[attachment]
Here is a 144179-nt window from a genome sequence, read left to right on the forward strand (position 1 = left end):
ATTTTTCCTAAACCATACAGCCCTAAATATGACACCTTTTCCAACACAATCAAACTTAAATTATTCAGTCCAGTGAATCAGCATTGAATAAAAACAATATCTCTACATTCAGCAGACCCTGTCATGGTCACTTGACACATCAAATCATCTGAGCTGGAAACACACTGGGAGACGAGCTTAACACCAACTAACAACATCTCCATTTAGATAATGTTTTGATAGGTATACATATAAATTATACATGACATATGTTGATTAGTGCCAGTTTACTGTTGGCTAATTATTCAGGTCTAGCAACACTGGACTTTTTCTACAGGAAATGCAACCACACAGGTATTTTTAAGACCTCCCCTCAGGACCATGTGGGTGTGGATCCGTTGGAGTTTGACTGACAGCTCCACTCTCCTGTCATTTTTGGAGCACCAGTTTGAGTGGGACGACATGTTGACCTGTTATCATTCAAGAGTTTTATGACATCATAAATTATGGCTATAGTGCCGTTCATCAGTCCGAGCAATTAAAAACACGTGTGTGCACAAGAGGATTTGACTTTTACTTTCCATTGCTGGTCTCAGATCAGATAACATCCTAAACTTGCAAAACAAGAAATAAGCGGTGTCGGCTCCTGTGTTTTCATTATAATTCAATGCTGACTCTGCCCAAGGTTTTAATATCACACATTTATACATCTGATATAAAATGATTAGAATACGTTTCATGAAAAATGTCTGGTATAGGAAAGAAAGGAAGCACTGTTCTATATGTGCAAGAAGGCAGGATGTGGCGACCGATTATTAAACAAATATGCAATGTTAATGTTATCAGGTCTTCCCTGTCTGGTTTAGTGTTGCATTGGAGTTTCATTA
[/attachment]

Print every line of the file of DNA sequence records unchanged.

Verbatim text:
Here is a 144179-nt window from a genome sequence, read left to right on the forward strand (position 1 = left end):
ATTTTTCCTAAACCATACAGCCCTAAATATGACACCTTTTCCAACACAATCAAACTTAAATTATTCAGTCCAGTGAATCAGCATTGAATAAAAACAATATCTCTACATTCAGCAGACCCTGTCATGGTCACTTGACACATCAAATCATCTGAGCTGGAAACACACTGGGAGACGAGCTTAACACCAACTAACAACATCTCCATTTAGATAATGTTTTGATAGGTATACATATAAATTATACATGACATATGTTGATTAGTGCCAGTTTACTGTTGGCTAATTATTCAGGTCTAGCAACACTGGACTTTTTCTACAGGAAATGCAACCACACAGGTATTTTTAAGACCTCCCCTCAGGACCATGTGGGTGTGGATCCGTTGGAGTTTGACTGACAGCTCCACTCTCCTGTCATTTTTGGAGCACCAGTTTGAGTGGGACGACATGTTGACCTGTTATCATTCAAGAGTTTTATGACATCATAAATTATGGCTATAGTGCCGTTCATCAGTCCGAGCAATTAAAAACACGTGTGTGCACAAGAGGATTTGACTTTTACTTTCCATTGCTGGTCTCAGATCAGATAACATCCTAAACTTGCAAAACAAGAAATAAGCGGTGTCGGCTCCTGTGTTTTCATTATAATTCAATGCTGACTCTGCCCAAGGTTTTAATATCACACATTTATACATCTGATATAAAATGATTAGAATACGTTTCATGAAAAATGTCTGGTATAGGAAAGAAAGGAAGCACTGTTCTATATGTGCAAGAAGGCAGGATGTGGCGACCGATTATTAAACAAATATGCAATGTTAATGTTATCAGGTCTTCCCTGTCTGGTTTAGTGTTGCATTGGAGTTTCATTA